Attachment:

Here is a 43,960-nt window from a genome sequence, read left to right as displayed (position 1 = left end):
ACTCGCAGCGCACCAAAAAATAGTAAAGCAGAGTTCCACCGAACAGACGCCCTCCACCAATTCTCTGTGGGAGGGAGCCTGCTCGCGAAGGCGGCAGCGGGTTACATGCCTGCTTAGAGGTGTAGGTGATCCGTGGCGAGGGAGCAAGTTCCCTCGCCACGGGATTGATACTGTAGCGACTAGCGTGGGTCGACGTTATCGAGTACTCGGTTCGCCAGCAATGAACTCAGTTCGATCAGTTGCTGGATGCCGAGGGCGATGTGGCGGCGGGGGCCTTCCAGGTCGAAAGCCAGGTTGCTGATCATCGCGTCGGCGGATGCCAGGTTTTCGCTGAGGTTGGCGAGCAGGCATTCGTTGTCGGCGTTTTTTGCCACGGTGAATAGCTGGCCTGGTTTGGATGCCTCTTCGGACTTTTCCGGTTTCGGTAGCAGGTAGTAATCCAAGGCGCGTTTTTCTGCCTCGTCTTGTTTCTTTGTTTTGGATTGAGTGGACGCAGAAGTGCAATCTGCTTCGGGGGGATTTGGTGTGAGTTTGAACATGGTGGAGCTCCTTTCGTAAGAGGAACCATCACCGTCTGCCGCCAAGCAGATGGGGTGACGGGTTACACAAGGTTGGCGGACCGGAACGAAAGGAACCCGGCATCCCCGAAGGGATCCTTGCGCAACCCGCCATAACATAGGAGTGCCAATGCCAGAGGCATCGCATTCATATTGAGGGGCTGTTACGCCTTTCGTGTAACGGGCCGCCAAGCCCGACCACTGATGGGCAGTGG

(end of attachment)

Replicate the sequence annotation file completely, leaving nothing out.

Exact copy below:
Here is a 43,960-nt window from a genome sequence, read left to right as displayed (position 1 = left end):
ACTCGCAGCGCACCAAAAAATAGTAAAGCAGAGTTCCACCGAACAGACGCCCTCCACCAATTCTCTGTGGGAGGGAGCCTGCTCGCGAAGGCGGCAGCGGGTTACATGCCTGCTTAGAGGTGTAGGTGATCCGTGGCGAGGGAGCAAGTTCCCTCGCCACGGGATTGATACTGTAGCGACTAGCGTGGGTCGACGTTATCGAGTACTCGGTTCGCCAGCAATGAACTCAGTTCGATCAGTTGCTGGATGCCGAGGGCGATGTGGCGGCGGGGGCCTTCCAGGTCGAAAGCCAGGTTGCTGATCATCGCGTCGGCGGATGCCAGGTTTTCGCTGAGGTTGGCGAGCAGGCATTCGTTGTCGGCGTTTTTTGCCACGGTGAATAGCTGGCCTGGTTTGGATGCCTCTTCGGACTTTTCCGGTTTCGGTAGCAGGTAGTAATCCAAGGCGCGTTTTTCTGCCTCGTCTTGTTTCTTTGTTTTGGATTGAGTGGACGCAGAAGTGCAATCTGCTTCGGGGGGATTTGGTGTGAGTTTGAACATGGTGGAGCTCCTTTCGTAAGAGGAACCATCACCGTCTGCCGCCAAGCAGATGGGGTGACGGGTTACACAAGGTTGGCGGACCGGAACGAAAGGAACCCGGCATCCCCGAAGGGATCCTTGCGCAACCCGCCATAACATAGGAGTGCCAATGCCAGAGGCATCGCATTCATATTGAGGGGCTGTTACGCCTTTCGTGTAACGGGCCGCCAAGCCCGACCACTGATGGGCAGTGG